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A Dickens of a time at St. John's Anglican

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Charles Dickens: for many he was an author who we ‘had to read’ in high school. However, once past the forced feeding of ‘classic’ literature, it turned out many that his books were not such a bad read after all. Even those who dislike reading will admit that they had seen movies of some of his books, like Oliver Twist, David Copperfield, Great Expectations, Pickwick Papers, and of course at this time of year, A Christmas Carol.

As with most prosperous writers, Charles used events from his own life in his stories and considering the time period of his life, from 1812 to 1870, in the industrial revolution, there were many social conditions to weave around these characters.

In A Christmas Carol, when invited to donate money to the poor Ebenezer Scrooge asked: “Are there no prisons?” In real life Charles knew that answer only too well as his father and family were put into a debtor’s prison, while he as a boy, went to work to pay their way out.

The majority of the British people during this time were illiterate, but they would pool their money together, when the next episode of the latest story, by Charles Dickens was published. These serial publications allowed him time to refine his characters. Eventually his stories were published as books. To publicize them, Charles began doing readings of his stories. Most were too long for an evening so he would give them an abridged version. (Like Reader’s Digest condensed books).

It turns out the Charles was a closet thespian as well, for he spent hours refining his characters so that while reading he could take the part of each character, act them out, and make them distinct and believable to his audience. He became a superstar, performing about 100 times a year, for two to four hours to large audiences. This was especially appealing to both those who could and could not read.

Today, about this time of year, there are often performances by modern thespians doing as Dickens did, giving entertaining readings of his works.

Tillsonburg is privileged to have the opportunity to spend and evening with Charles Dickens as he gives a live performance reading of A Christmas Carol. Yes, you are correct, it is not the real Dickens, but it will most likely be the closest you will ever be to Dickens. Stephen Bourne, a known re-enactor, will be Charles Dickens at St. John’s Anglican Church on Ridout St., this Sunday Dec 15th. Doors will open at 7 p.m. for the performance and afterward there will be refreshments and some yummy treats! Tickets are only $10 which you can get by calling 519-842-5573 in the mornings.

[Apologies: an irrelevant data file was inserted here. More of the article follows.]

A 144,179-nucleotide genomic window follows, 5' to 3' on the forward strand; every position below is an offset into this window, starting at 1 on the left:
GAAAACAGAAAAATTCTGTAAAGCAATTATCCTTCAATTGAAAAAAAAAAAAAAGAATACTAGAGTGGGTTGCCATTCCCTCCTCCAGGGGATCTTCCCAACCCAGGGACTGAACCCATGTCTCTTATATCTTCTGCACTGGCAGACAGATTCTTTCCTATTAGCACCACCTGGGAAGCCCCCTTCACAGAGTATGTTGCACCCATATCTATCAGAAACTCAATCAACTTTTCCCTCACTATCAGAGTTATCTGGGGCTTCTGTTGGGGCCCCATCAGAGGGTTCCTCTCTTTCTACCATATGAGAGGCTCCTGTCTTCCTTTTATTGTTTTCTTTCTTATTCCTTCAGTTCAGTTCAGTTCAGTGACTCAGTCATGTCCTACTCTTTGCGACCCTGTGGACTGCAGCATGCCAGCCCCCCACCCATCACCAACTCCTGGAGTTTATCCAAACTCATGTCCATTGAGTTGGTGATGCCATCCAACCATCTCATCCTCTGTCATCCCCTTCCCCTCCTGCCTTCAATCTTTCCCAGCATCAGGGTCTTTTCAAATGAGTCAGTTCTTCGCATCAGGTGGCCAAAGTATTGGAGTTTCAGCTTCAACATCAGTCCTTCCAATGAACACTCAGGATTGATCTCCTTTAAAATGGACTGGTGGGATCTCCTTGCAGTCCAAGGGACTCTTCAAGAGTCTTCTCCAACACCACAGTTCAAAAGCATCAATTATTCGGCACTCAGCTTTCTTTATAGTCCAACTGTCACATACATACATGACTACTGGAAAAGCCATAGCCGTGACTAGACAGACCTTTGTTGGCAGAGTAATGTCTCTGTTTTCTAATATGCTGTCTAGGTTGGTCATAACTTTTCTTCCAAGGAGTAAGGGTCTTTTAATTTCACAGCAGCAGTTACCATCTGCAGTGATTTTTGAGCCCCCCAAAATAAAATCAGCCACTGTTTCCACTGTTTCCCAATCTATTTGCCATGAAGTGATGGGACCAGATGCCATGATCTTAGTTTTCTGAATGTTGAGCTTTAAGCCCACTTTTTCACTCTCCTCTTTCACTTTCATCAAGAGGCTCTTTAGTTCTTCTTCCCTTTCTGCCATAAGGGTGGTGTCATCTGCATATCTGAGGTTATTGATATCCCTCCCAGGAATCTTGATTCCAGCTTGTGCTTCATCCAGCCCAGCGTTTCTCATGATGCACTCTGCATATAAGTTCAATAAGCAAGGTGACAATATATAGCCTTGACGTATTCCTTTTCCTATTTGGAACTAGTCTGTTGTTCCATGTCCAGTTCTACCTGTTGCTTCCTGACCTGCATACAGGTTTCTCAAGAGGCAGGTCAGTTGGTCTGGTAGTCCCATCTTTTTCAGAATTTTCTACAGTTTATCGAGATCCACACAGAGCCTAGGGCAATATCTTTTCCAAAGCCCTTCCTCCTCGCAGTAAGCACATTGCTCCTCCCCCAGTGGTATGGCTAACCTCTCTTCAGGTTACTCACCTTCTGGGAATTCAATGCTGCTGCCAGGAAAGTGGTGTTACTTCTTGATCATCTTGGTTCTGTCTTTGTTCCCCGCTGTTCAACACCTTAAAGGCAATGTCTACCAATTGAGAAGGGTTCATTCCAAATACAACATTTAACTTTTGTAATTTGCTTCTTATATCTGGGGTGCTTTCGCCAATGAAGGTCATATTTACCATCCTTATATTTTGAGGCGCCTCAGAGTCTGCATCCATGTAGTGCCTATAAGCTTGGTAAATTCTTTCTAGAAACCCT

Our present day Dickens, Bourne, has been doing re-enacting for many years. He began in broadcasting and would do commercials which required character voices. That provided the base to slide into first-person performances. In fact last year, Stephen portrayed my hero, Sir Isaac Brock at our own Legion Remembrance Day Service.

Stephen also became involved in major historical re-enactments and has participated in the French and Indian Wars; Civil War events in Otterville, and of course has been very busy the last few years with War of 1812 re-enactments. It was delightful to know he was busy fighting on the fields of battle which Peter and I attended.

What is especially wonderful about Stephen and wife Maureen, it that they have decided to make Tillsonburg their home! Like many others, they tooted about the countryside, looking for the best place to enjoy their retirement and where did they pick? Why Tillsonburg, of course!

Prior to moving here last week, they came to check out, St. John’s Anglican, on Ridout St. West; meeting their minister and future church family. They discovered the church was planning some major renovations to better meet its ministry and Stephen decided to offer his services, as Charles Dickens to help with the fundraising.

Most people take the time to move to a new community, unpack, check out the various amenities, and then decide how they will contribute to the community. I can’t say I have heard of someone leaping into fray, before they are even unpacked!

Stephen and Maureen are liable to find a lineup at their door of groups in town that want to welcome them through their own doors. Historical groups like Tillsonburg’s Military Club and Annandale National Historic Site. Such talent should also be getting a big welcome from Theatre Tillsonburg! I think there is even a niche for his military re-enactment at our Pioneer Cemetery when the veterans of the War of 1812 are honoured in 1814!

So come, meet our new neighbours on Sunday evening, and enjoy Stephen as he becomes Charles Dickens and transports you through time to Victorian England in A Christmas Carol.

 

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